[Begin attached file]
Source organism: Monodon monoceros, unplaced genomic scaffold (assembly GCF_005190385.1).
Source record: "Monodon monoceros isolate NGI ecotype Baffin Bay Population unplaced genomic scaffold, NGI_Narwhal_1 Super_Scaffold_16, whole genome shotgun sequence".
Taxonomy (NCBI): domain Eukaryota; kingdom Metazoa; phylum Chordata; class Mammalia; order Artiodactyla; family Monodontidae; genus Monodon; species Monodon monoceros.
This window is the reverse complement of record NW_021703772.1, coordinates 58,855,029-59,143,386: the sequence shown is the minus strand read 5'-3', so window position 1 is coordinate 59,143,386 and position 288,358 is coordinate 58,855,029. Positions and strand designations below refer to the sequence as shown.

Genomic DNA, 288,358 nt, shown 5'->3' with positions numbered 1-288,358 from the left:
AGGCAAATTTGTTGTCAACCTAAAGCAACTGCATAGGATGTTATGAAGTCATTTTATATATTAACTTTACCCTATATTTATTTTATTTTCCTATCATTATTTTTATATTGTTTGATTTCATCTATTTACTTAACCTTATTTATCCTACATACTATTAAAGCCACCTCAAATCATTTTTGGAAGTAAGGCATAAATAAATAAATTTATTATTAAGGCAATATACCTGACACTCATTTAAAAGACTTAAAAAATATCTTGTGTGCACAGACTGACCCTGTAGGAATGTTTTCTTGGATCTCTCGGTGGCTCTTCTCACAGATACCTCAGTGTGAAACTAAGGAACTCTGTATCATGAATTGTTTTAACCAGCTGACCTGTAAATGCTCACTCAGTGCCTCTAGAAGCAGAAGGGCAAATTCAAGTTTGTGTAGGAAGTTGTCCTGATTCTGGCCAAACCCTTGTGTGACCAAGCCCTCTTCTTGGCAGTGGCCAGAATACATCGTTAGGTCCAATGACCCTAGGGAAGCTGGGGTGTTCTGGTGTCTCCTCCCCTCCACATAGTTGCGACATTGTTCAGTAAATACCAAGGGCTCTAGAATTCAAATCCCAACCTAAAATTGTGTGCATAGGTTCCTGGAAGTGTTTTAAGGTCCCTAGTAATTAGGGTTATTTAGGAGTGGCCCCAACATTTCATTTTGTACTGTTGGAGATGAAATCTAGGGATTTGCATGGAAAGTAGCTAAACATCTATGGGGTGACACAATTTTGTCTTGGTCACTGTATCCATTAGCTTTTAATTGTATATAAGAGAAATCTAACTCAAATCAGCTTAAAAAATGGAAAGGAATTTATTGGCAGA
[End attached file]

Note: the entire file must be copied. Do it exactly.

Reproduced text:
Source organism: Monodon monoceros, unplaced genomic scaffold (assembly GCF_005190385.1).
Source record: "Monodon monoceros isolate NGI ecotype Baffin Bay Population unplaced genomic scaffold, NGI_Narwhal_1 Super_Scaffold_16, whole genome shotgun sequence".
Taxonomy (NCBI): domain Eukaryota; kingdom Metazoa; phylum Chordata; class Mammalia; order Artiodactyla; family Monodontidae; genus Monodon; species Monodon monoceros.
This window is the reverse complement of record NW_021703772.1, coordinates 58,855,029-59,143,386: the sequence shown is the minus strand read 5'-3', so window position 1 is coordinate 59,143,386 and position 288,358 is coordinate 58,855,029. Positions and strand designations below refer to the sequence as shown.

Genomic DNA, 288,358 nt, shown 5'->3' with positions numbered 1-288,358 from the left:
AGGCAAATTTGTTGTCAACCTAAAGCAACTGCATAGGATGTTATGAAGTCATTTTATATATTAACTTTACCCTATATTTATTTTATTTTCCTATCATTATTTTTATATTGTTTGATTTCATCTATTTACTTAACCTTATTTATCCTACATACTATTAAAGCCACCTCAAATCATTTTTGGAAGTAAGGCATAAATAAATAAATTTATTATTAAGGCAATATACCTGACACTCATTTAAAAGACTTAAAAAATATCTTGTGTGCACAGACTGACCCTGTAGGAATGTTTTCTTGGATCTCTCGGTGGCTCTTCTCACAGATACCTCAGTGTGAAACTAAGGAACTCTGTATCATGAATTGTTTTAACCAGCTGACCTGTAAATGCTCACTCAGTGCCTCTAGAAGCAGAAGGGCAAATTCAAGTTTGTGTAGGAAGTTGTCCTGATTCTGGCCAAACCCTTGTGTGACCAAGCCCTCTTCTTGGCAGTGGCCAGAATACATCGTTAGGTCCAATGACCCTAGGGAAGCTGGGGTGTTCTGGTGTCTCCTCCCCTCCACATAGTTGCGACATTGTTCAGTAAATACCAAGGGCTCTAGAATTCAAATCCCAACCTAAAATTGTGTGCATAGGTTCCTGGAAGTGTTTTAAGGTCCCTAGTAATTAGGGTTATTTAGGAGTGGCCCCAACATTTCATTTTGTACTGTTGGAGATGAAATCTAGGGATTTGCATGGAAAGTAGCTAAACATCTATGGGGTGACACAATTTTGTCTTGGTCACTGTATCCATTAGCTTTTAATTGTATATAAGAGAAATCTAACTCAAATCAGCTTAAAAAATGGAAAGGAATTTATTGGCAGA